• Neither the integers nor the polynomials are closed under division but they have natural extensions that are closed under division: the smallest number system that the integers can be extended to which is closed under division is the rational numbers and the smallest number system that the polynomials can be extended to which is closed under division is the set of rational functions. Combining this with unique prime factorization one can say that every rational number/rational function factors uniquely into prime integers/polynomials (possibly with negative exponents to account for the denominators).
  • Both rational numbers and rational functions have partial fraction decompositions. In class we talked about how to find the partial fraction decomposition of something like f(x) = 1/[(x – 1)(x + 2)] by writing it as A/(x – 1) + B/(x +2) and solving for A and B.More generally, given a rational function f(x)/g(x) with f(x) having smaller degree than g(x), one can factor g(x) into prime polynomials and write f(x)/g(x) as a sum of terms each one of which has denominator consisting of only a single prime polynomial (possibly raise to a power). This is covered thoroughly in Section 11.6 of the text.What we didn’t talk about in class is how one can write a number like 1/15 as a sum of two terms rational number search with denominator a prime factor of 15. We try to write1/15 = x/3 + y/5.where ‘x’ and ‘y’ are integers. As in the case of rational functions, we clear the denominators to get 1 = 5x + 3y. The question now is how to find ‘x’ and ‘y’ that work. In contrast with the case of rational functions the situation here is more subtle: the methods that we discussed in class that work for rational functions don’t work here. In this particular case we can eyeball the solution x = 2 and y = -3 to decompose 1/15 as1/15 = 2/3 – 3/5but this evades the general issue: suppose that n is a product of two primes p and q and that we want to write 1/n = x/p + y/q for some integers a and b: is this possible and if so how do we find ‘a’ and ‘b’ that work?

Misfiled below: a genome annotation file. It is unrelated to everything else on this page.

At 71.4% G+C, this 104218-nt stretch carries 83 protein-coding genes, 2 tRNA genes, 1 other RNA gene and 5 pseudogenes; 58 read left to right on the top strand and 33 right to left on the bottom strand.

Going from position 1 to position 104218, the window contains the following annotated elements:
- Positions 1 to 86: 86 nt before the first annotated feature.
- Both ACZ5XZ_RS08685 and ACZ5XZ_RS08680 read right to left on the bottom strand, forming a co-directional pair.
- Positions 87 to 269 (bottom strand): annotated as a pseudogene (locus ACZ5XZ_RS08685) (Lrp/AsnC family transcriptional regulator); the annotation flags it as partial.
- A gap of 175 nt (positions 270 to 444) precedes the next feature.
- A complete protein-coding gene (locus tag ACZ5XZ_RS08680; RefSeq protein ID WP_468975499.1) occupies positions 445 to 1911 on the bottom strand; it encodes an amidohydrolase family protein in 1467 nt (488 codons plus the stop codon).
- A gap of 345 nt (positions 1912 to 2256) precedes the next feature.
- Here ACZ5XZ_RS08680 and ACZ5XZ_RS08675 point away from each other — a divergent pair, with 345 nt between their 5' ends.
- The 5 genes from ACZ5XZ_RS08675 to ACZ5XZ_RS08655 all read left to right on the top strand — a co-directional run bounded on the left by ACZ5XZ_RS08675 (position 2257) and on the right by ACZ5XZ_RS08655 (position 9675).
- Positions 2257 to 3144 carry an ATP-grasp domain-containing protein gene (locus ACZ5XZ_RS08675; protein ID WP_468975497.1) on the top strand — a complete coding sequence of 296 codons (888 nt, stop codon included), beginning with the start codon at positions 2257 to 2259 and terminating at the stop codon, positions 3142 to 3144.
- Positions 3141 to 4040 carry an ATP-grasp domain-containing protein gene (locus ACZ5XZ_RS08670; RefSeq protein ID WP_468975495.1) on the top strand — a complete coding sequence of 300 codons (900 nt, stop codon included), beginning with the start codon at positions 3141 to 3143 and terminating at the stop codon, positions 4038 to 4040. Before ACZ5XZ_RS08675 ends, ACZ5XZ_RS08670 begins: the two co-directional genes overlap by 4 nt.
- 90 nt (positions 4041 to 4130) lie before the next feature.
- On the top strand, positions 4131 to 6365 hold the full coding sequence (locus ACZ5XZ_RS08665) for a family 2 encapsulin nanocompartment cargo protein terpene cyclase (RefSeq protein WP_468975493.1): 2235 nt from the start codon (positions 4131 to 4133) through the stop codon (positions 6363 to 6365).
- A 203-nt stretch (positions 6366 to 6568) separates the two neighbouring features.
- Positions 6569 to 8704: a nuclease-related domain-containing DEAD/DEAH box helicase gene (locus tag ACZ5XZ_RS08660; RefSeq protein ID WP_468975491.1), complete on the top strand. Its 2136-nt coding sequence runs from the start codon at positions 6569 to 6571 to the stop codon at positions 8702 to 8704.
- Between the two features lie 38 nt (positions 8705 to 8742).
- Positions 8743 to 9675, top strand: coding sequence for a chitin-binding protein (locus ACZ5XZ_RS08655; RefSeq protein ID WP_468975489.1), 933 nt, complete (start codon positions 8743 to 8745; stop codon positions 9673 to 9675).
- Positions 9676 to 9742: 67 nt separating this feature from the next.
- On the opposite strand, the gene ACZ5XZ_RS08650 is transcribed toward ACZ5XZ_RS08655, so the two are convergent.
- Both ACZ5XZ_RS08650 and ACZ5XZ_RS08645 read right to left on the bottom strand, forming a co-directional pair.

Equivalently, given primes p and q how can we find integers x and y such that

    1 = px + qy ?

    The answer to this question was known to the ancient Greeks: it comes from the so-called Euclidean algorithm. There’s much to say here but I’ll refrain from doing so now; postponing the discussion for later. Instead I’ll just remark that the fact that it’s more difficult to prove a statement about integers than about polynomials is in fact typical in mathematics. For example, Andrew Wiles proved Fermat’s Last Theorem around 1995 but the the polynomial analog had already been proven around 1900.


    A book that I like which expands on some of the themes that I mention above is Ronald Irving’s Integers, Polynomials and Rings. The analogy between integers and polynomials runs still deeper than what I have discussed here but we’ve reached a suitable breaking point.  I hope this will be useful for you in organizing some of what we’ve been doing in class.